the most important yoga pose.

sitting

An organizer and lesson-planner at heart (and by degree) I try to be 110% prepared for each class I teach. My notes are illegible to anyone else– lots of arrows and stick figures and Sanskrit abbreviations– the usual. But lately, well.. my lesson planning book has been 110% BLANK.

It’s not like I haven’t been thinking about yoga all the time: I completely immersed myself for 5 days by studying with my teacher in Philadelphia and you know, that whole owning a yoga studio thing. But somehow last week, I found myself showing up at Westport Yoga KC with a blank lesson book. <awkwardly-embarrassed-grimace>

Here’s what you missed:

Me: Uhhhmmm… lis? Are you kidding me? What the heck are you teaching today? You don’t have a flow sequence and detailed lesson plan?!? What have you been doing all day?

Me:  Yeah, I know… don’t rub it in. I’ve been working all day.

Me: Great… but still?!? What are you going to teach today?

Me: Calm down, lady. I know Yoga. I know breath. I know meditation. I know how to connect with my Divine Light. That’s what I’m going to teach.

Because what I did I need to remember? YOGA is in the mind. It’s not in the super cool arm balances and super-amazingly-detailed sequence leading to a brilliant peak pose break through. Yoga doesn’t care how well I am prepared to teach some poses in a certain order. The poses are just some ways to PRACTICE my yoga, so that when I show up for life, sometimes unprepared, I still respond with compassion toward myself and toward others.

I’ve found repeatedly, that the most important yoga pose, of all time, is just sitting and getting prepared to approach all the chaos within myself with a sense of grace and compassion. The most important yoga pose is sitting still long enough to be present, to feel yoga.

It’s freaking difficult. It requires so much vulnerability. It requires so much forgiveness. It requires so much tenacity and so much courage. But, I promise you: it’s so worth it. Because you’ll learn to love the choas within and the choas without.

As Swami Rama reminds us:

Yoga teaches you what no one else can, how to love yourself.

If sitting still (quietly) is torture for you, try some of my Guided Audio Meditations (which I even listen to when my mind is going nuts!)

Here’s a good one: “Sat Nam”

And more can be found on my guided meditation page

Go sit outside… take a deep breath… get prepared.

seated

-lisa

how to practice daily.

standasana modified

It’s time to make your own tradition. Something that YOU, here and now, can establish to bring you closer to enlightenment. Or at least make your day a little easier.

Sometimes, I feel like ‘doing yoga’ (aka, practicing weird and challenging asana poses that an Indian guy conjured up a few hundred years ago or that a random yoga teacher put on YouTube yesterday) is like eating caramel ribbon brownies and homemade ice cream every day.  It sounds like a good idea, until you do it every day.  I mean, don’t get me wrong, I absolutely love moving my body with my breath and finding a moment of complete flow with life, but sometimes I just want to sit down do nothing but watch robins hop around in my backyard. (Or more accurately, I want to sit with Russell Clive on the couch and watch The Office on Netflix.)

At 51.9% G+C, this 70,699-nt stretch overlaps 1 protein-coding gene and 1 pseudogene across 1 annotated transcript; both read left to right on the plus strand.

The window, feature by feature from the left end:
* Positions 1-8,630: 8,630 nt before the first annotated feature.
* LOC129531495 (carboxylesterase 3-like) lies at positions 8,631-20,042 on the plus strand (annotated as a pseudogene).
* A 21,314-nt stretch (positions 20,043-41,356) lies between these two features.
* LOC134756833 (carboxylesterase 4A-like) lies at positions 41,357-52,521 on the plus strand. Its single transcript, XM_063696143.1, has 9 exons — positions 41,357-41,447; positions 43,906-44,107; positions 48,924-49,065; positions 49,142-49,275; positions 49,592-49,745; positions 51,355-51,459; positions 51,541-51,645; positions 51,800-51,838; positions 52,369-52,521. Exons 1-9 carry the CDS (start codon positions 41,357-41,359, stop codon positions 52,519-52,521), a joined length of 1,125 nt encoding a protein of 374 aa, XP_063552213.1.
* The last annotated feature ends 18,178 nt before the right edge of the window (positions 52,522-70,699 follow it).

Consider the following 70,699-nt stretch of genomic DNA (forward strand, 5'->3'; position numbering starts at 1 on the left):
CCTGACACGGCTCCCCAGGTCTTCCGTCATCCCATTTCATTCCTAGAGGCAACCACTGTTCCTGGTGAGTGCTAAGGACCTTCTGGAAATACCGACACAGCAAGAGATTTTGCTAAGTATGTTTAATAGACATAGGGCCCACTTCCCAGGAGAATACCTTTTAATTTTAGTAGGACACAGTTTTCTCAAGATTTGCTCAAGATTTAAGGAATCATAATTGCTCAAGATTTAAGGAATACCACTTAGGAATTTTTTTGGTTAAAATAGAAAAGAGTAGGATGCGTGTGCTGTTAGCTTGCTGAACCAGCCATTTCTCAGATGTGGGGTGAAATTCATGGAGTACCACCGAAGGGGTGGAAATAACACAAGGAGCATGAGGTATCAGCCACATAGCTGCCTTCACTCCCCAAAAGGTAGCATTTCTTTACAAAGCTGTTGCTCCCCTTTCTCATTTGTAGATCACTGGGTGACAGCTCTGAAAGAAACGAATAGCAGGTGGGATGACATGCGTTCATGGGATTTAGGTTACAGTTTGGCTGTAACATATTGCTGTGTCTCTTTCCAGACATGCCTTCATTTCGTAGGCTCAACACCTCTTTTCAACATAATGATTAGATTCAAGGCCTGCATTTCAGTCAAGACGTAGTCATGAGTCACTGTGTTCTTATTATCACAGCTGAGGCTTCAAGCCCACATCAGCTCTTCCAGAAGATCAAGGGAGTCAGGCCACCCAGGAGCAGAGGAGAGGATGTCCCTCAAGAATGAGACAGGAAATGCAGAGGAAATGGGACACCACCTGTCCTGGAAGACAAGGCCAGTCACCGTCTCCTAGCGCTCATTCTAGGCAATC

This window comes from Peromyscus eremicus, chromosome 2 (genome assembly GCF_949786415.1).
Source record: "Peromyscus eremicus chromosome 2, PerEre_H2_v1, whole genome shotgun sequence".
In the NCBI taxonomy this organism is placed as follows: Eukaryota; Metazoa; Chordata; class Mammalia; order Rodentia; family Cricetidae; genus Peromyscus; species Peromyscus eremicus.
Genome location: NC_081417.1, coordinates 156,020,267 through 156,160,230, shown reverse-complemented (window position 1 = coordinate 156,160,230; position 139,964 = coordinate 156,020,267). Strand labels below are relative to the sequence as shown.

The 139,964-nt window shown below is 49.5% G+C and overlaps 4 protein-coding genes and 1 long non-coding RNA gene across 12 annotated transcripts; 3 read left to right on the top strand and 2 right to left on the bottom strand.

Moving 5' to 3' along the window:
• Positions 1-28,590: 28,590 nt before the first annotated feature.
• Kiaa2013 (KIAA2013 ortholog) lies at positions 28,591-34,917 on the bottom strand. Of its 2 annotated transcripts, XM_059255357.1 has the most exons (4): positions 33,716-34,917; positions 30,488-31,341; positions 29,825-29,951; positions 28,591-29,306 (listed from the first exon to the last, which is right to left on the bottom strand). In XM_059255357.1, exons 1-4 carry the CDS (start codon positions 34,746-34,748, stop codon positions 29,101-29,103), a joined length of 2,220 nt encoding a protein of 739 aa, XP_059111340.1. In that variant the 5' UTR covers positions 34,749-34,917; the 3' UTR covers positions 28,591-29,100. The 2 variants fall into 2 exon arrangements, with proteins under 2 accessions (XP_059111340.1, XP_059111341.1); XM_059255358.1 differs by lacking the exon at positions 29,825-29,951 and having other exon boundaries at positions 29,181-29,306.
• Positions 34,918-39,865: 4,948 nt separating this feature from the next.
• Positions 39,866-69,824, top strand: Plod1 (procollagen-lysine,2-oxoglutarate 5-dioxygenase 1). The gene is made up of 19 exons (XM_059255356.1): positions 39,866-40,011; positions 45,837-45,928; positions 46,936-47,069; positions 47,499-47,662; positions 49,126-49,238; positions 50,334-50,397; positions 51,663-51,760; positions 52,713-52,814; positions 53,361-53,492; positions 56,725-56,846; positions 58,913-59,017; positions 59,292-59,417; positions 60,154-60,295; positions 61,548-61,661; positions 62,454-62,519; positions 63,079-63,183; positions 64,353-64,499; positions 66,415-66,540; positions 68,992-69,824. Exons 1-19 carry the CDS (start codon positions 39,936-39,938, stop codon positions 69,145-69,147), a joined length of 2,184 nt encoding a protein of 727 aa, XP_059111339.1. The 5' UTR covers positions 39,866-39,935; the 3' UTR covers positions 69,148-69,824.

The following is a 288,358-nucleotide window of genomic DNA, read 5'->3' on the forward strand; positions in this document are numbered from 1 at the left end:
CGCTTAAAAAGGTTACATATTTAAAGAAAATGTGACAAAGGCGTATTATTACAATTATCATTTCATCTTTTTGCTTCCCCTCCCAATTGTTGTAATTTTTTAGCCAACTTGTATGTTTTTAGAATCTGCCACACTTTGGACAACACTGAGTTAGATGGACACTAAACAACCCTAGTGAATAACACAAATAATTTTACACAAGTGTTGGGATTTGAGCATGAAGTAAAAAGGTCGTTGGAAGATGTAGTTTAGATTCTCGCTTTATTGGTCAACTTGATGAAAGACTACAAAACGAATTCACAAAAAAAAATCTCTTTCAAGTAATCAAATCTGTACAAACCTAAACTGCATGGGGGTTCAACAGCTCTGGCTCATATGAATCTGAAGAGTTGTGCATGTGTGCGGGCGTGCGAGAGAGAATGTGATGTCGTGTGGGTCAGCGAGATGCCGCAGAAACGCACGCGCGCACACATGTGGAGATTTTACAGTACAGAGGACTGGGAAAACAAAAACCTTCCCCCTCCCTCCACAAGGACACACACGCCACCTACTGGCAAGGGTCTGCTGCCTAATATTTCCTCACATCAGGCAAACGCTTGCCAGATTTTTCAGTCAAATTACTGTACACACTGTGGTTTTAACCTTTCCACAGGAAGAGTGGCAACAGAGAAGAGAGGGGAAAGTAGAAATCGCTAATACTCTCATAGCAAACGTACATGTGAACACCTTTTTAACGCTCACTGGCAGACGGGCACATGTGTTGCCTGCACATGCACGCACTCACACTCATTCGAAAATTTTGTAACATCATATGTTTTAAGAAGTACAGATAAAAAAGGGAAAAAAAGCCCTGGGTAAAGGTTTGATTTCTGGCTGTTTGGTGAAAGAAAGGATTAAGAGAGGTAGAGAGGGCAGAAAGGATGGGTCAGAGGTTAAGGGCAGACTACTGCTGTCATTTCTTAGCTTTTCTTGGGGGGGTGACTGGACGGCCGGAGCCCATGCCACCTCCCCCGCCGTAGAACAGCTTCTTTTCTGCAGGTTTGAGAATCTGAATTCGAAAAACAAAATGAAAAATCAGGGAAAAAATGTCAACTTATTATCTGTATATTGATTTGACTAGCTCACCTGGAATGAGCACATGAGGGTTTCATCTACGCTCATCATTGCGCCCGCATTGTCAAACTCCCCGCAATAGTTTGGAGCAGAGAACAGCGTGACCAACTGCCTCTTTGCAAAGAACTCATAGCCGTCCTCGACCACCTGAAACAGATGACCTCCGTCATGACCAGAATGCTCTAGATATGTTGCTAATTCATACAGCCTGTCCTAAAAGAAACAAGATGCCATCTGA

A few students reached out to me recently and asked for help structuring their yoga classes into their week and figuring out an attendance routine that works for them. (You can read my post here about how to stay accountable and make time for yoga.)  Unfortunately, their requests started off with apologetic/delirious guilt-talk:  They were feeling guilty and not like a ‘real yogi’ because they couldn’t practice the Ashtanga Primary Series every day because they had kids’ karate lessons to attend, low backs that felt pain after three consecutive days of practicing, animal shelter benefits to run, ailing parents to take care of, or generally had any semblance of a life outside of a yoga studio. (I think this life exists… I’m not sure, though. Actually, I was just at the airport and I noticed everyone wearing yoga pants except for the TSA agents. So maybe everyone does spend their entire day running between yoga classes. All signs point to yes.)

And then they had other questions about how to schedule their yoga practice: What if they just wanted to do something different???  What about a hard-core sweaty Vinyasa class?  What about a deep stretch yin yoga class?  What about a relaxing restorative yoga class?  What about a yoga sleeping-laughing-toad catching- metal forging-class set to a Pearl Jam soundtrack? Choices: endless.

So my advice?  Find something to do every single day that makes you HAPPY, HAPPY, HAPPY! (That’s three times, so you know it’s important.)

Tradition are great; they are evidence that some person, somewhere, at some time, made up a routine of doing something and found enlightenment. Or at least found their day to be easier.

Traditionally, yes, maybe the original Ashtanga Yogi’s practiced the Primary Series at 4:30 am 6 days a week and then took Saturdays off.  Traditionally, the original Ashtangi’s didn’t have 3 kids in elementary school, two fluffy dogs that never stopped shedding, an SUV that needed maintenance, Facebook accounts to keep updated, and a fulfilling career.  Traditionally, the original Ashtangi’s didn’t fly to work Monday through Thursday in Toledo and then jet back to KCMO for Friday Night Buck Night at the Royal’s with their grandkids.  So maybe their tradition isn’t very useful to you, to your low back, or to your happiness quotient.